The Pacific Northwest has one of the finest rhododendron growing climates in the country. They are an integral part of many landscapes, and their variety is astounding. As the bloom season winds down in early June, it signals a perfect time to groom and prune your rhododendrons to keep them from outgrowing their space.
There are two types of rhododendrons. Elepidotes are large leaved rhododendrons. These are the types of plants that most individuals would associate as being a rhododendron. Elepidotes hold their leaves in whorls. Plants can become quite large over time. Lepidote rhododendrons have smaller leaves and are usually lower growing. Their leaves and branching rise from buds all along their branches. This group includes evergreen azaleas.
This time of year, as your rhododendrons finish blooming, you can keep them looking their best by doing some grooming. On elepidote rhododendrons, the flowers are often born in clusters, known as trusses. Breaking off the spent bloom trusses sends energy from seed production into growth. This process is known as deadheading. Lepidote rhododendrons usually drop their spent flowers naturally, or during dry weather, they can be brushed off the plant.
This is also a good time to prune rhododendrons. Light pruning now will not adversely affect next year’s bloom set. Elepidote rhododendrons can be pinched to promote compactness. To do this, break off single growth shoots. The the bud will push again, usually with multiple, shorter shoots rather than the single long shoot. Lepidote rhododendrons can be pruned anywhere along their branches.
Thank you. I have always wondered about the best rhody care practices, now I know!
Before or after blooming? Frankly, my wife is a minimalist and would like to cut them like a hedge, as soon as we can get out there, cutting down the branches with buds that would bloom in another month. The article, written in May as much as I can tell, says “This time of year,”. The rhodies I have have not bloomed yet. My favorite, Lavender May, is on the north side of the house and no where near, so due to lack of light, reaching for the sky too much. Oh well. Just cut down most of the branches. They had buds on them. Please be a little more specific for … ahem… people who haven’t the experience….
Daniel, in our area, many rhododendrons are usually at the end of their bloom by mid-May. This year we’ve been a little cooler, so blooms are hanging on. Small leaved rhododendrons (lepidotes) can be pruned like a hedge, shearing just after bloom. They have many buds along every branch that will sprout. On the larger leaved rhododendrons (elepidotes), whose leaves are in whorls and hold their flowers in trusses, the timing is the same, but cuts must be made above visible buds for greatest success. The key is pruning just after bloom.
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Excellent article. I’m experiencing a few of these issues as well..|
It’s early August and I just moved into a Seattle property with many rhododendrons that have not been pruned for some time and are very leggy. When may I prune them?
Prune just as they start to grow next spring, just after flowering. Pruning then should stimulate dormant buds to grow. Pruning now could result in wood that is not hardened off for winter.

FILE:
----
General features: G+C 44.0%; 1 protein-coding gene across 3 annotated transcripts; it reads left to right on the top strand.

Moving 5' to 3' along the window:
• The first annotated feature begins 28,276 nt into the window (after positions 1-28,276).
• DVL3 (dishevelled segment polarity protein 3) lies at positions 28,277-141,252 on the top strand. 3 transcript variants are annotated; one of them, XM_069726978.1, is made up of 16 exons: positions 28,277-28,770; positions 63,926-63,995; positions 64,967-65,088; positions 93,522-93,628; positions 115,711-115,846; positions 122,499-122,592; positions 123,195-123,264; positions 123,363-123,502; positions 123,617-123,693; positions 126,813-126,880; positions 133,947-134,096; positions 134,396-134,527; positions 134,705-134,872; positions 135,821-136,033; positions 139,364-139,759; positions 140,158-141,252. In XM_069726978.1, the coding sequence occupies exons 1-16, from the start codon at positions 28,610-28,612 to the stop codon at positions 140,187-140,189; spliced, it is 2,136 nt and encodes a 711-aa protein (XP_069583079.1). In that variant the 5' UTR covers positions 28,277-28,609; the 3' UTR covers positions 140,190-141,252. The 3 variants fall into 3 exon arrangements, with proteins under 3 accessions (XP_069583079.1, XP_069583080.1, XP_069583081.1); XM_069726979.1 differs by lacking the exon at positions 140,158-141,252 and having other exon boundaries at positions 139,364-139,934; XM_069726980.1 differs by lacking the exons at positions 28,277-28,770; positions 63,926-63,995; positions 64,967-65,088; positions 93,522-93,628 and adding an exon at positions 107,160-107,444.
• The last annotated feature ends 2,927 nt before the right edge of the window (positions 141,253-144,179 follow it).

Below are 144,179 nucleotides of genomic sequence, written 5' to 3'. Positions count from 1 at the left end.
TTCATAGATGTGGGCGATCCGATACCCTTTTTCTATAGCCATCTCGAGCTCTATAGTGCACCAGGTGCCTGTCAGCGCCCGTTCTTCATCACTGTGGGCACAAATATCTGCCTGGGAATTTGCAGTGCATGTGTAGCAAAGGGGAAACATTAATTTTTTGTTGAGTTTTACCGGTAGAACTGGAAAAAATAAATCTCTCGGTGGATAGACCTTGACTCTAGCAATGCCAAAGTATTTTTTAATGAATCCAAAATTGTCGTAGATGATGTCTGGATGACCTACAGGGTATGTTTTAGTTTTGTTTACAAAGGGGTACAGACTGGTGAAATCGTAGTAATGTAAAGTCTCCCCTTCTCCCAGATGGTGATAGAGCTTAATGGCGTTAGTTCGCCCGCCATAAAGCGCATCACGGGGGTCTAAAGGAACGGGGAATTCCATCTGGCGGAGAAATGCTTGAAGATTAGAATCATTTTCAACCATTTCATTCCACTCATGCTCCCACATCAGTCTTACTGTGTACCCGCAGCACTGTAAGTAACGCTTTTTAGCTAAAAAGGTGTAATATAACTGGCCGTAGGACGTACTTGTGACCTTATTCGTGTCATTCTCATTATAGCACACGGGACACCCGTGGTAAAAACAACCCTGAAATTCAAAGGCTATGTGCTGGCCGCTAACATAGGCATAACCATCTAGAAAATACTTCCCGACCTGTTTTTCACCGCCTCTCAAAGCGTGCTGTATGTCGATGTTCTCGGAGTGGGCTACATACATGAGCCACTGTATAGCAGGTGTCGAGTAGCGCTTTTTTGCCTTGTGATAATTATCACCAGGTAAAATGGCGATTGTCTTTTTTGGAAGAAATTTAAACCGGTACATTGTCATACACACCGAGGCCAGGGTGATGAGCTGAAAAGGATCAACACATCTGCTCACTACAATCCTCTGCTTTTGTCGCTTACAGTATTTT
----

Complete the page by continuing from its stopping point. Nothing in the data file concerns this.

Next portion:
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Question. I have a epi Rhody that grew with 2 long branches and very little compactness. It does have new leaves growing out of the base of the plant. I want to prune the two big branches back but that will mean taking all the leaves on those big branches. Will new leaves grow on those branches or do I need to leave some leaves.
If there are visible buds along the branches, you can prune to a bud, and those buds will push some leaves. Timing- prune just after flowering, so the plant is ready to push new growth.
Thanks. Just what I wanted to know.
I have an old epi rhodo in my backyard – probably 35 years or more – it has become very leggy and is taking over the yard! Reading up on pruning, one site says “spring – after flowering”, while another will advise “in winter”. If I prune in winter, I will remove all the next spring blossoms, am I correct? I am a bit confused as everyone is giving different time for doing it. Can you please clarify? Thank you.
Our experience with cutting rhododendrons back hard is that just after flowering has the most success. This is when the plant normally grows, so its energy is going to go into the remaining growth buds. Even pruning then, you may not see flowering for another year or two. Be sure to cut just above visible buds for best regrowth.
Would it be possible to publish pictures of the process? I deadhead the spent flowers and multiple, sticky side shoots take off. I want to maintain it’s current size and get blooms next season. Thank you.
I don’t have still pictures, but the video demonstrates the process.
I would like to do a major reduction to a rhody (cut down thick branches to about 4ft tall). I have seen this done and the results were pretty good as far as new growth from the shortened thick branches however, I don’t know of Spring is the best time to do this.
Look for buds along the stems and cut just above those. Timing is right after flowering as the first growth push is happening.
My Rhododendron didn’t do so well last year, has it pretty much in full sunlight. So in the hall I moved it hoping it would rejuvenate. It hasn’t. It’s gotten leggy with some leaves, no blooms. What should I do? Is it too late in Missouri to do a rejuvenation pruning?
It’s not too late to rejuvenate Rhododendrons here in Whatcom Co. WA. You should check with your local master gardener extension or other local gardening service for issues in Missouri.